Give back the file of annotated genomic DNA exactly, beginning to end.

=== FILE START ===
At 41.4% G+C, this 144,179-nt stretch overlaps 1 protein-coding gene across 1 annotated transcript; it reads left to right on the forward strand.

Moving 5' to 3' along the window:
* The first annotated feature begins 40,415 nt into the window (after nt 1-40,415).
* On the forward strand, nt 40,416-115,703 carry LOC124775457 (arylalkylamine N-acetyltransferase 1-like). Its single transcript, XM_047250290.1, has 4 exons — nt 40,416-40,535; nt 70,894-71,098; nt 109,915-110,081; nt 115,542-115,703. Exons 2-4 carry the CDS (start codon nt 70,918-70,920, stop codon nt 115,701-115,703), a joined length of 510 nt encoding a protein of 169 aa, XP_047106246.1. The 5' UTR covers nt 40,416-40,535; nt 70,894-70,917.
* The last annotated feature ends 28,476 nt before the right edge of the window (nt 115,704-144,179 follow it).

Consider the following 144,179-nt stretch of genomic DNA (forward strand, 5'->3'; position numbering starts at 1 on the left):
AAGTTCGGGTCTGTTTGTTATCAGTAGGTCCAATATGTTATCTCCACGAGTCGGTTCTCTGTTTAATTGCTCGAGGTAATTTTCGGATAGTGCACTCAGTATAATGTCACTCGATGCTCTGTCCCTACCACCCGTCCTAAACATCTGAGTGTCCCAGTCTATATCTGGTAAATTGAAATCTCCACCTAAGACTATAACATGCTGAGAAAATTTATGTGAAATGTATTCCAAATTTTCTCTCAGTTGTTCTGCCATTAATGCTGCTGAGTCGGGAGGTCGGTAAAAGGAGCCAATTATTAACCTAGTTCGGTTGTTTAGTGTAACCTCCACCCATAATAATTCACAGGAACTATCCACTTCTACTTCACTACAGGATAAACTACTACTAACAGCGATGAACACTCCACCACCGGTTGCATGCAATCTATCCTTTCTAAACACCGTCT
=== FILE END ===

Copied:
At 41.4% G+C, this 144,179-nt stretch overlaps 1 protein-coding gene across 1 annotated transcript; it reads left to right on the forward strand.

Moving 5' to 3' along the window:
* The first annotated feature begins 40,415 nt into the window (after nt 1-40,415).
* On the forward strand, nt 40,416-115,703 carry LOC124775457 (arylalkylamine N-acetyltransferase 1-like). Its single transcript, XM_047250290.1, has 4 exons — nt 40,416-40,535; nt 70,894-71,098; nt 109,915-110,081; nt 115,542-115,703. Exons 2-4 carry the CDS (start codon nt 70,918-70,920, stop codon nt 115,701-115,703), a joined length of 510 nt encoding a protein of 169 aa, XP_047106246.1. The 5' UTR covers nt 40,416-40,535; nt 70,894-70,917.
* The last annotated feature ends 28,476 nt before the right edge of the window (nt 115,704-144,179 follow it).

Consider the following 144,179-nt stretch of genomic DNA (forward strand, 5'->3'; position numbering starts at 1 on the left):
AAGTTCGGGTCTGTTTGTTATCAGTAGGTCCAATATGTTATCTCCACGAGTCGGTTCTCTGTTTAATTGCTCGAGGTAATTTTCGGATAGTGCACTCAGTATAATGTCACTCGATGCTCTGTCCCTACCACCCGTCCTAAACATCTGAGTGTCCCAGTCTATATCTGGTAAATTGAAATCTCCACCTAAGACTATAACATGCTGAGAAAATTTATGTGAAATGTATTCCAAATTTTCTCTCAGTTGTTCTGCCATTAATGCTGCTGAGTCGGGAGGTCGGTAAAAGGAGCCAATTATTAACCTAGTTCGGTTGTTTAGTGTAACCTCCACCCATAATAATTCACAGGAACTATCCACTTCTACTTCACTACAGGATAAACTACTACTAACAGCGATGAACACTCCACCACCGGTTGCATGCAATCTATCCTTTCTAAACACCGTCT